Jonathan Blow’s main thesis in this lecture is based on certain past events in human history. Listing several examples of certain knowledge and technology completely lost because of systematic societal collapse he argues that this might just happen to software and modern civilisation.
Amongst things he mentions the bewilderingly complex Antikythera mechanism as lost knowledge not merely stumbled upon by by the inventors but a result of an organised scientific process of failiure and discovery. Thus he claims that even complex systems can crumble and disappear only leaving traces and indications for future humans as to what was going on.
He makes the case that software might end up like these examples simply because of the extreme complexity we have built into our systems, and the (possble) lack of competent people to understand them in a complete way. This might make future humans unable to probably understand what is going on since the (very niche) knowlege required died off with the people that held it.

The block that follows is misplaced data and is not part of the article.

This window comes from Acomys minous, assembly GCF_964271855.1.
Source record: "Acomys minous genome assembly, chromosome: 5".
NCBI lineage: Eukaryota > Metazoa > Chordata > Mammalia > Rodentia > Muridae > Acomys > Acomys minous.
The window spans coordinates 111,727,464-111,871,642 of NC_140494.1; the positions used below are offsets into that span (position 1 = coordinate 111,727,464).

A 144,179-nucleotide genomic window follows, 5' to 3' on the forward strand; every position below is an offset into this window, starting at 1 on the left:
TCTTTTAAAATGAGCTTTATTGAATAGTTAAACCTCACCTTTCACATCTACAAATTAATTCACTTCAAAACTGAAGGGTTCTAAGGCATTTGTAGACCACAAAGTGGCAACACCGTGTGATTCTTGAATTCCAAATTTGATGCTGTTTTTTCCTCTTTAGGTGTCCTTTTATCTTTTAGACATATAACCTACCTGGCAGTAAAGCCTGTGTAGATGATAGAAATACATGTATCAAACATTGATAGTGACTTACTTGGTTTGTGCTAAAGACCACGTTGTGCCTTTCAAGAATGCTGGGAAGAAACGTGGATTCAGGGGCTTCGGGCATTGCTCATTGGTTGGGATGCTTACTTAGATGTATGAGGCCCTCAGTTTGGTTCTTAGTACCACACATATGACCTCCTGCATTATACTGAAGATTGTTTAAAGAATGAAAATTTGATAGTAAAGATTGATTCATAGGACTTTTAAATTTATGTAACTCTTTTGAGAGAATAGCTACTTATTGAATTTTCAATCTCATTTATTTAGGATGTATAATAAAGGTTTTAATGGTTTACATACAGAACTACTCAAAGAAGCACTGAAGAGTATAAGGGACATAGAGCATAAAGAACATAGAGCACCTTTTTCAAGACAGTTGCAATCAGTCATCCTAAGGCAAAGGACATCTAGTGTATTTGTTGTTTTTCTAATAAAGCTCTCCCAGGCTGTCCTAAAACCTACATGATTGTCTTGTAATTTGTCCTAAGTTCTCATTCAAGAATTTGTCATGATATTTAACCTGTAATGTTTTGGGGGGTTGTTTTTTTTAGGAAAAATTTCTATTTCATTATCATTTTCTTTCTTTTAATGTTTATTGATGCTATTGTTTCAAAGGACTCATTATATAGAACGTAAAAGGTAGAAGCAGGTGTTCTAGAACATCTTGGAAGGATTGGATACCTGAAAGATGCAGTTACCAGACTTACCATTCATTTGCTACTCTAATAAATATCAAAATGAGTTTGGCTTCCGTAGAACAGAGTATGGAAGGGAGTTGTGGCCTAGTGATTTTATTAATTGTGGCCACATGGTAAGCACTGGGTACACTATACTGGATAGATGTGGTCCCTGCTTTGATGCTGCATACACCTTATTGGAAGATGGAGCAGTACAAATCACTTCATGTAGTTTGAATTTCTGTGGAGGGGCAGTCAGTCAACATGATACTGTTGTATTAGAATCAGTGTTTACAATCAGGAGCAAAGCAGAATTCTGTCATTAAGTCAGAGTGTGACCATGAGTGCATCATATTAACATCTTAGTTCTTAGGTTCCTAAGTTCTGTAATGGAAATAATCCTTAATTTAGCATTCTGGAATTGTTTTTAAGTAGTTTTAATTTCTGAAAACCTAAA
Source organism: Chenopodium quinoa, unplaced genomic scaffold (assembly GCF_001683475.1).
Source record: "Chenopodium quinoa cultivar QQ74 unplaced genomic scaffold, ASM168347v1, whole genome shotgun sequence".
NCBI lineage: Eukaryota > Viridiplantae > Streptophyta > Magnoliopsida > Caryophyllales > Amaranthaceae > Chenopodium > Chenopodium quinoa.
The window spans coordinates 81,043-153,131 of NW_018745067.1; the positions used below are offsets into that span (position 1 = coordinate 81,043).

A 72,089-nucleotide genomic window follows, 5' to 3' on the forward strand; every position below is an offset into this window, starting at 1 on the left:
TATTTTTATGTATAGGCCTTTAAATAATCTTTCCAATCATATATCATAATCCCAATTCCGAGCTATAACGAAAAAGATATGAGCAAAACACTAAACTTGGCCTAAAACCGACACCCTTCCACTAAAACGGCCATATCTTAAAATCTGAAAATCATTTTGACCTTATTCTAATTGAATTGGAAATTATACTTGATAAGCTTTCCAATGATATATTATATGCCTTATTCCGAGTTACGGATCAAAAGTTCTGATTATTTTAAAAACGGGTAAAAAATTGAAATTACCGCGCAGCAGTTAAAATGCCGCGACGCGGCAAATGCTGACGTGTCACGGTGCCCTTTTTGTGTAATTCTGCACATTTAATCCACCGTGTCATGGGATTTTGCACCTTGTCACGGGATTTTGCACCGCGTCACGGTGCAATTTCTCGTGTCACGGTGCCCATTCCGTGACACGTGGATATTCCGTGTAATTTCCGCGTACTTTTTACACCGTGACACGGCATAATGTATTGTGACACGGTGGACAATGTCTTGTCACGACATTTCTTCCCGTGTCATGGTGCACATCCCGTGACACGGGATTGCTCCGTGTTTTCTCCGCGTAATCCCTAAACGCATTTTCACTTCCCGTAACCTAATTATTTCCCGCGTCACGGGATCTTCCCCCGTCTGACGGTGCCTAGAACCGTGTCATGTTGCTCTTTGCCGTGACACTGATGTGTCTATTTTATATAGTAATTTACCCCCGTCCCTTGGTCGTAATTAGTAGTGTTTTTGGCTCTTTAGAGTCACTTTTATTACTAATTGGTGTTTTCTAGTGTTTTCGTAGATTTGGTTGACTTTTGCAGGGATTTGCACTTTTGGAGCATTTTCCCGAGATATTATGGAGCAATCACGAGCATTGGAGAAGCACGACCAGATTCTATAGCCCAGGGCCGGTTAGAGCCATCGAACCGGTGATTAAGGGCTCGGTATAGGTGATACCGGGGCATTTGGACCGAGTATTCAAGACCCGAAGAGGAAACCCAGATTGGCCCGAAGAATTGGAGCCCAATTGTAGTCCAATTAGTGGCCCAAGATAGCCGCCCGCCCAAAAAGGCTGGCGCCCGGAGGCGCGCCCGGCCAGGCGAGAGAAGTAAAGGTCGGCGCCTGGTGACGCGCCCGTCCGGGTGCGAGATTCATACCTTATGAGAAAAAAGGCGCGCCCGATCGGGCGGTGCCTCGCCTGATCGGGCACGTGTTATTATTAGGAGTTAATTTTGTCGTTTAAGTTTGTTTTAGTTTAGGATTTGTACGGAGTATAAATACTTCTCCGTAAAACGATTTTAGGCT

This being a game conferance he specifically mentions the Unity and Unreal game engines and the fact that hardly anyone writes their own engines anymore. These grew out of an environment with a lot of game engine competence, since people back then actually wrote engines. Now that people mostly only use them, we might end up not having enough people knowing how they actually work and that are capable of debugging, extending and maintainig their inards. Reviving this sort of specific domain knowledge is also very hard in retrospect.
Arguing against this in a way: Simplicity is Wonderful, But Not a Requirement This author however talks more of the possibility of making modern software work, and making it work well for our purposes. His argument is not about the time evolution of the knowledge of such systems.